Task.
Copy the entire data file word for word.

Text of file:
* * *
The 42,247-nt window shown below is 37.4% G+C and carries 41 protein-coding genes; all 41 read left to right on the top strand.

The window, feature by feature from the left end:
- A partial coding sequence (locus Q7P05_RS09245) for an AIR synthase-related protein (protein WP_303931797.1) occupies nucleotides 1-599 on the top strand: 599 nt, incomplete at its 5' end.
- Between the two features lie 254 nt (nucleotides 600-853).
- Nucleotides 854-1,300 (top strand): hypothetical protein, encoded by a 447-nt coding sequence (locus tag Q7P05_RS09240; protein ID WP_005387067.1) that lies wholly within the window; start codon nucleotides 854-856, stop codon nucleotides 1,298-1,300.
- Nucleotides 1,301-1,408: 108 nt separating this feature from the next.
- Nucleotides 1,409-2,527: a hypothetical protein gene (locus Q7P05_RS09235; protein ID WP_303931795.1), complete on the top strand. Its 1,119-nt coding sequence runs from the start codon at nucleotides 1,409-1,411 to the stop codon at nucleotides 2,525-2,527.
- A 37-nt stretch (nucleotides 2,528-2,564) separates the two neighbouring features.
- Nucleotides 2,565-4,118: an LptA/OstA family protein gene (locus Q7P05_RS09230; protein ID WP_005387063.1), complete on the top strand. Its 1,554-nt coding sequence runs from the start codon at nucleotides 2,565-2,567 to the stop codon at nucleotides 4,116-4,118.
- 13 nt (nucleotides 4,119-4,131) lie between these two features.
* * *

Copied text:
The 42,247-nt window shown below is 37.4% G+C and carries 41 protein-coding genes; all 41 read left to right on the top strand.

The window, feature by feature from the left end:
- A partial coding sequence (locus Q7P05_RS09245) for an AIR synthase-related protein (protein WP_303931797.1) occupies nucleotides 1-599 on the top strand: 599 nt, incomplete at its 5' end.
- Between the two features lie 254 nt (nucleotides 600-853).
- Nucleotides 854-1,300 (top strand): hypothetical protein, encoded by a 447-nt coding sequence (locus tag Q7P05_RS09240; protein ID WP_005387067.1) that lies wholly within the window; start codon nucleotides 854-856, stop codon nucleotides 1,298-1,300.
- Nucleotides 1,301-1,408: 108 nt separating this feature from the next.
- Nucleotides 1,409-2,527: a hypothetical protein gene (locus Q7P05_RS09235; protein ID WP_303931795.1), complete on the top strand. Its 1,119-nt coding sequence runs from the start codon at nucleotides 1,409-1,411 to the stop codon at nucleotides 2,525-2,527.
- A 37-nt stretch (nucleotides 2,528-2,564) separates the two neighbouring features.
- Nucleotides 2,565-4,118: an LptA/OstA family protein gene (locus Q7P05_RS09230; protein ID WP_005387063.1), complete on the top strand. Its 1,554-nt coding sequence runs from the start codon at nucleotides 2,565-2,567 to the stop codon at nucleotides 4,116-4,118.
- 13 nt (nucleotides 4,119-4,131) lie between these two features.